Recently a patient with low back pain also had complaints of UE symptoms. She had awakened that morning with burning in her L lateral 3 finger tips. Even though I was seeing her for her back, I quickly looked at her UE symptoms in order to give the patient some information about the impairments. Since she had neural complaints in her lateral 3 fingers, I thought it would be wise to assess neural tension of the median nerve. Upon placing the limb in a partially tensioned position, the patient exhibited clonus of elbow flexion. Questioning myself, I took the patient out of the tensioning position and immediately did rapid elbow extension without any resistance. Placing the limb back into the median nerve tensioned position slowly resulted in clonus again. This lead me to do a slightly more thorough neuromuscular screening. The patient had a history of decreased sensation on the R side and had seen a neurologist 5 years ago, which resulted in negative EMG studies. The patient denied any constitutional symptoms and had negative gait ataxia, Hoffman's, slump test and Inverted Supinator Sign. On the R side, she did present with some odd neuromuscular signs. With Babinski, she reacted with involuntary hip flexion on the R while L side was negative. With tensioning of the R median nerve, the patient rolled out of the tensioned position involuntarily. She was hyperreflexive on the R side as well. Due to this atypical presentation, I referred the patient to a neurologist. Afterwards I consulted with several physical therapist, including my mentor, all of whom had never heard of clonus with a neural tension test.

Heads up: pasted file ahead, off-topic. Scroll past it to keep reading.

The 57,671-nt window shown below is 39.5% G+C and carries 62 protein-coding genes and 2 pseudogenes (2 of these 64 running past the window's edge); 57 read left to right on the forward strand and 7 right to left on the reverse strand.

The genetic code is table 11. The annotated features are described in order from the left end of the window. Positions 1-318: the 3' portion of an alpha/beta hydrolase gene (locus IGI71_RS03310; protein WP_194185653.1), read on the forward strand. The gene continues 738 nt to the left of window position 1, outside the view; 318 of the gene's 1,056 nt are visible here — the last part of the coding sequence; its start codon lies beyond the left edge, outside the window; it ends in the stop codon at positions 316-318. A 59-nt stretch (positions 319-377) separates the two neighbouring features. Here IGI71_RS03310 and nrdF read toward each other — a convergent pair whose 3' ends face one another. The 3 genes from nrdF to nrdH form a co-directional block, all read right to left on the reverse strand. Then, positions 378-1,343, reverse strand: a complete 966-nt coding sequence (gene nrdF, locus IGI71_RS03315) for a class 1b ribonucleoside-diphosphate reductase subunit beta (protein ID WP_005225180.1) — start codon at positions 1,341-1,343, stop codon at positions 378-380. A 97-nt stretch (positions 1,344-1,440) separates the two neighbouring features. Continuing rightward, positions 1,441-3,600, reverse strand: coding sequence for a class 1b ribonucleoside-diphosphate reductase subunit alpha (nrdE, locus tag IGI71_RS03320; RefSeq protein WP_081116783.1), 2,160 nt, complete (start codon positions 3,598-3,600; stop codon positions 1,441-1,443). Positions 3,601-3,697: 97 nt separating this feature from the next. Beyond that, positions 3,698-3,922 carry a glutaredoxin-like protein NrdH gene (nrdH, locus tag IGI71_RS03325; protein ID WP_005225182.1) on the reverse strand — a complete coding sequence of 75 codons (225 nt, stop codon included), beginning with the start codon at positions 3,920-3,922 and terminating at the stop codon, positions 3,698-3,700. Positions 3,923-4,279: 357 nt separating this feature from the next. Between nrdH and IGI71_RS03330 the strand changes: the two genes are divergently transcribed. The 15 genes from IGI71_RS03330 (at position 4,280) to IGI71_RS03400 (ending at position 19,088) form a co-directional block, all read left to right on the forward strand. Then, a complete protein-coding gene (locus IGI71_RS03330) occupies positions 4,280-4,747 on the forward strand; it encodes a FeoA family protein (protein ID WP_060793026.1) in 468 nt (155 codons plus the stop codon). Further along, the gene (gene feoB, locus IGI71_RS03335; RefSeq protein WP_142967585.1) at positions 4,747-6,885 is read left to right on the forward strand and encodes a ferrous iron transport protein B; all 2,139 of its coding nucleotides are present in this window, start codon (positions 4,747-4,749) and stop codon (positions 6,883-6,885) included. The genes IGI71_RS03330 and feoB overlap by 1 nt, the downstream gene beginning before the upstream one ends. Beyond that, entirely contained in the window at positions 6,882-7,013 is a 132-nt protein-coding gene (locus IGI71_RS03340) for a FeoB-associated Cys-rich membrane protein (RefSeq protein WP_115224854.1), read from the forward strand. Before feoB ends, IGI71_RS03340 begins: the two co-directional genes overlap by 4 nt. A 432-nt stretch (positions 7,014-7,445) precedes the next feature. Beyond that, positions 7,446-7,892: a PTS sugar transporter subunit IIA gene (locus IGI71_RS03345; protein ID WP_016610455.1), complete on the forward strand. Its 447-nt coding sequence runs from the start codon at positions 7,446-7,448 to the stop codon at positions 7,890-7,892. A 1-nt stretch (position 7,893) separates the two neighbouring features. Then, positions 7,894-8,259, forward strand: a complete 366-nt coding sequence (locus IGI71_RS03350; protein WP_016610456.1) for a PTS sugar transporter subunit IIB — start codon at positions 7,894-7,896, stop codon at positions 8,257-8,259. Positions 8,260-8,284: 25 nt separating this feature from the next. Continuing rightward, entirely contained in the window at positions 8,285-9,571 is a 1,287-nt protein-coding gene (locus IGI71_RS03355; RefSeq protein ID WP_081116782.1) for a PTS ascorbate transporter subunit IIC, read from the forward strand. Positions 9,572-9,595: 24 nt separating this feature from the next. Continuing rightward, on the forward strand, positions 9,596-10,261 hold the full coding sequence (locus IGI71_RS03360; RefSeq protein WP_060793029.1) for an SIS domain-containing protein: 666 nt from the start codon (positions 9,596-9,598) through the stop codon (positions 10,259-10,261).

The reason I present this patient encounter is to review the essential components of a neuromuscular screening. Due to the fast pace of the clinic and the fact I was seeing her for her back, I was unable to do a thorough exam. Below I will include all things I should have looked at:
-Dermatomes: looking for altered sensation along different spinal levels
-Myotomes: looking for weakness along different spinal levels
-Reflexes: looking for either hyporeflexia (Lower Motor Neuron lesion) or hyperreflexia (Upper Motor Neuron lesion)
-Cluster for Cervical Myelopathy:
-Inverted Supinator Sign
-Slump Test and SLR: tensioning of the neural system from the LE
-ULNT's: tensioning of the neural system from the UE
-Clonus: looking for potential Upper Motor Neuron lesion
-S&S of Cauda Equina Syndrome
-Bowel &Bladder Changes
-Nausea & Vomiting
-Significant Changes in Weight in Last 6 Months
-Hx of Cancer
-Tolerance to Heat and Cold
The above list is many of the aspects one needs to consider in your neuromuscular examination. Our normal exams will also look for spinal and peripheral joint mobility and the joint's response to repeated loading. However, when concerned about a potential neuromuscular disease, we should be aware of the accumulation of these S&S. For example, with this patient's young age (20), history of decreased sensation on one side, difficulties with heat/cold, and odd reactions with neural tensioning diagnoses such as multiple sclerosis come to mind. It is for this reason that it is essential we screen our patients thoroughly for systemic conditions of all types.
What other exam measures do you include in your neuromuscular screening?
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